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Lorenzo Lotto

Italian Renaissance Painter and Draftsman

1480 - 1556


Self-Portrait: 1540's


Lorenzo Lotto was a Northern Italian painter, draughtsman and illustrator, traditionally placed in the Venetian School. He painted mainly altarpieces, religious subjects and portraits. While he was active during the High Renaissance, he already constitutes, through his nervous and eccentric posing and distortions, a transitional stage to the first Florentine and Roman Mannerists of the 16th century.

Born in Venice, he worked in Treviso (1503-1506), the Marches (1506-1508), in Rome (1508-1510), Bergamo (1513-1525), in Venice (1525-1549), Ancona (1549) and finally as a Franciscan lay brother in Loreto (1549-1556).

There is almost no information about his training. As a Venetian he was influenced by Giovanni Bellini as he had a good knowledge of contemporary Venetian painting. Though Bellini was doubtless not his teacher, the influence is clear in his early painting 'Virgin and Child with Saint Jerome' (1506). However, in his portraits and in his early painting 'Allegory of Virtue and Vice' (1505) he shows the influence of Giorgione's Naturalism. As he grew older his style changed, perhaps evolving, from a detached Giorgionesque classicism, to a more vibrant dramatic set piece, more reminiscent of his contemporary from Parma, Correggio.


Madonna and Child with Saints: ca 1506

The represented saints are Saints Jerome, Peter, Clare and Francis. The painting shows the influence of Giovanni Bellini and Albrecht Dürer.


Allegory: 1505

Lotto's beginnings were probably with Bellini, but by 1505 he already showed astonishing originality. This small allegorical scene, which originally served as a hinged panel covering a portrait of Bernardo Rossi, Bishop of Treviso, is comparable in its scale and strangeness of mood to the 'poesie' of Giorgione and may even anticipate them in date.

The churchman's shield facing to the left signifies that during his life he chose the narrow path of learning and virtue symbolized by the child with instruments indicating learning. In contrast, on the right, are symbolized disaster and dissipation and vice in the shipwreck, storm, and wine-loving satyr.


Bishop Bernardo de Rossi: 1505

The painted cover of the portrait, representing an allegorical scene, is in the National Gallery of Art, Washington.


Head of a Young Man: ca 1505

A fine youthful work but partially repainted. It was done under the influence of Dürer and Jacopo de' Barbari.

In the 18th-century inventories the painting appeared as the portrait of Raphael, executed by Leonardo da Vinci, an assumption based on the soft, atmospheric modeling, the intense psychological penetration, and the traditional iconography of Raphael, who had always been seen as a delicate, elegant and refined youth. Recent X-rays, however, have revealed a previous portrait, completely different the one executed.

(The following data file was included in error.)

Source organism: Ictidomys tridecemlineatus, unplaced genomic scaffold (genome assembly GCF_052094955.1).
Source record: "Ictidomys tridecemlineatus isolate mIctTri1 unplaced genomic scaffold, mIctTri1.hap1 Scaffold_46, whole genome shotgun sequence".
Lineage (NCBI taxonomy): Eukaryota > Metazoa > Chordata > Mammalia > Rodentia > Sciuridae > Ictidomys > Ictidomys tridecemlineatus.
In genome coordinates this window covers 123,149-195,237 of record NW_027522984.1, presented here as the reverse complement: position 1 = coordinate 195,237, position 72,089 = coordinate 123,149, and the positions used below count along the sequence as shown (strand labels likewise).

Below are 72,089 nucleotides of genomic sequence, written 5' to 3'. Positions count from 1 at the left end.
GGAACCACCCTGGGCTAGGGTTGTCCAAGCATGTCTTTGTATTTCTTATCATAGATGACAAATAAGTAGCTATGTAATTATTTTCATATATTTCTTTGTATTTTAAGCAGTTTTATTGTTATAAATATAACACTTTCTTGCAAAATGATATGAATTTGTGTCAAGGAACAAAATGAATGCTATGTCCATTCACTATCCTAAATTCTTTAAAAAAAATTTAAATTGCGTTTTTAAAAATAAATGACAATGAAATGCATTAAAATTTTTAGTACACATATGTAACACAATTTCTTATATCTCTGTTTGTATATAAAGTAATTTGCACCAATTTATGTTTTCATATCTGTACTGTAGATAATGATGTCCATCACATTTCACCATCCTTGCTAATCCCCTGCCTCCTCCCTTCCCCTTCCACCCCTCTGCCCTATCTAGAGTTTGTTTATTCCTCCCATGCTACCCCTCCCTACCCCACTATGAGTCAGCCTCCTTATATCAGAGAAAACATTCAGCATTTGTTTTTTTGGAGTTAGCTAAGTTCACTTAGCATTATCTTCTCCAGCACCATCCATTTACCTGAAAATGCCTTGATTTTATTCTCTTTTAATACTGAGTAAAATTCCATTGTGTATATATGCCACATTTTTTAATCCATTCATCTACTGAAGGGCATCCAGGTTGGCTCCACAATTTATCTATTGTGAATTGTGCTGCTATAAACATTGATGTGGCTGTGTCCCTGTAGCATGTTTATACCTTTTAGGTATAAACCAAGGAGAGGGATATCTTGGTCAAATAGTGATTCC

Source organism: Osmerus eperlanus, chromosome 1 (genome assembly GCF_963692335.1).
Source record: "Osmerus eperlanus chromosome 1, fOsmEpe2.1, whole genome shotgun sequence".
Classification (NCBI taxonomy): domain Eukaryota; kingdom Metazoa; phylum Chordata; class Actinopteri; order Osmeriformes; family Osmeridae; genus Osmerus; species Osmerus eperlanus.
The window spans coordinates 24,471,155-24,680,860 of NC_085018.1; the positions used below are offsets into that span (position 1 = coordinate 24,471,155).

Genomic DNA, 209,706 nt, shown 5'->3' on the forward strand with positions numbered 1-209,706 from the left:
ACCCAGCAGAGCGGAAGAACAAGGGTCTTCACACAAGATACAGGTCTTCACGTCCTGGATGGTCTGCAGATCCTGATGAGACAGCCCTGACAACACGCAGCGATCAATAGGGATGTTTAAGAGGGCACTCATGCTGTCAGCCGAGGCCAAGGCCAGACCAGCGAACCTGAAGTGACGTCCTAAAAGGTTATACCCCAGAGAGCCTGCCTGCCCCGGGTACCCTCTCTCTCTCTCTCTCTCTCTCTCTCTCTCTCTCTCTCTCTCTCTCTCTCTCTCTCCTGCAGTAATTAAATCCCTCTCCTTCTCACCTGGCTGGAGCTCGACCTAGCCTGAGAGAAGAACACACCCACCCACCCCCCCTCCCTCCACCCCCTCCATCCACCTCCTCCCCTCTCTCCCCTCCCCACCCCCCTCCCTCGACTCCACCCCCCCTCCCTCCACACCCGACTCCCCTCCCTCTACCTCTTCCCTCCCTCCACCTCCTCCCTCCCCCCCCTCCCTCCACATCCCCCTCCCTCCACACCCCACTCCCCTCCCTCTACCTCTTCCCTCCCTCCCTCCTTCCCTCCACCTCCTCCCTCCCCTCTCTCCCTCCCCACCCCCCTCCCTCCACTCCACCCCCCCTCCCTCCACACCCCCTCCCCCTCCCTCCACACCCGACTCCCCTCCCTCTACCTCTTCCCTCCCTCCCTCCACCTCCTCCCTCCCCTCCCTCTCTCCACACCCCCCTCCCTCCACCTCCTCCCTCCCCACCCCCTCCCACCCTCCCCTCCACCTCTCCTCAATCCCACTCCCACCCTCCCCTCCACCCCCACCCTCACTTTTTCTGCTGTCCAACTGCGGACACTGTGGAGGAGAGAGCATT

Portrait of a Woman: ca 1506


Lotto soon left Venice. The competition for a young painter would have been too great with established names such as Giorgione, Palma il Vecchio and certainly with Titian. Nevertheless, Giorgio Vasari mentions in the third part of his book Vite that Lotto was a friend of Palma il Vecchio.

In Trevisio, a prospering town within the domain of the republic of Venice, he came under the patronage of Bishop Bernardino de'Rossi. The already mentioned painting 'Allegory of Virtue and Vice' was intended as an allegorical cover of his Portrait (1505) of the Bishop, who had survived an assassination attempt. The painting 'Saint Jerome in the Desert' (1500 or 1506) shows his youthful inexperience as a draughtsman, however the dramatic rocky landscape is accentuated by the red garment of the saint. At the same time he gives an early impression of his skill as a miniaturist.


Penitent Saint Jerome: 1506


Penitent Saint Jerome: 1509-10

The date of this painting is debated.


He painted his first altarpieces for the parish church S Cristina al Tiverone (1505) and the baptistery of the Cathedral of Asolo (1506), both still on display in those churches.


Madonna and Child with Saints Peter, Christine, Liberale and Jerome: 1505

The Santa Cristina al Tiverone Altarpiece was preserved in the parish church of Treviso. The composition shows the knowledge of Giovanni Bellini's S. Zaccaria Altarpiece.

The lunetta represents the Dead Christ Surrounded by two Angels. The realism of this painting anticipates that of Caravaggio a century later.


In 1508 he began the Recanati Polyptych Altarpiece for the church of Saint Domenico. This two-tiered, rather conventional painted polyptych consists of six panels. His 'Portrait Young Man against a White Curtain' (1508) is a famous painting from this period.


The Mystic Marriage of Saint Catherine: 1506-07

Stylistically the panel is related to the Recanati polyptych. The influence of Dürer can be seen on the painting.


Madonna and Child with Saints Dominic, Gregory, and Urban: 1508

The painting is the central panel of the Recanati Polyptych. The painter was commissioned by the Dominican Friars at Recanati in 1506 to execute the polyptych consisting of six compartments. This structure (Saints Thomas Aquinas and Flavian at the left wing, Saints Peter the Martyr and Vitus at the right wing, Saints Lucy and Vincent Ferrer, the Pietà, and Saints Catherine of Siena and Sigismund at the upper part) is essentially Quattrocento in spirit.

Lorenzo Lotto was probably trained in the Bellini workshop and his early works are strongly Bellinesque. This painting is an illustration of Lotto's early period. The picture is suffused with light, and in particular with light reflected from the vaulting of the loggia which shelters the group of Madonna and Child with attendant saints and angels from the brilliant sun outside.


Saints Thomas Aquinas and Flavian/Saints Peter the Martyr and Vitus: 1508

The picture shows the left and right panels of the Recanati Polyptych.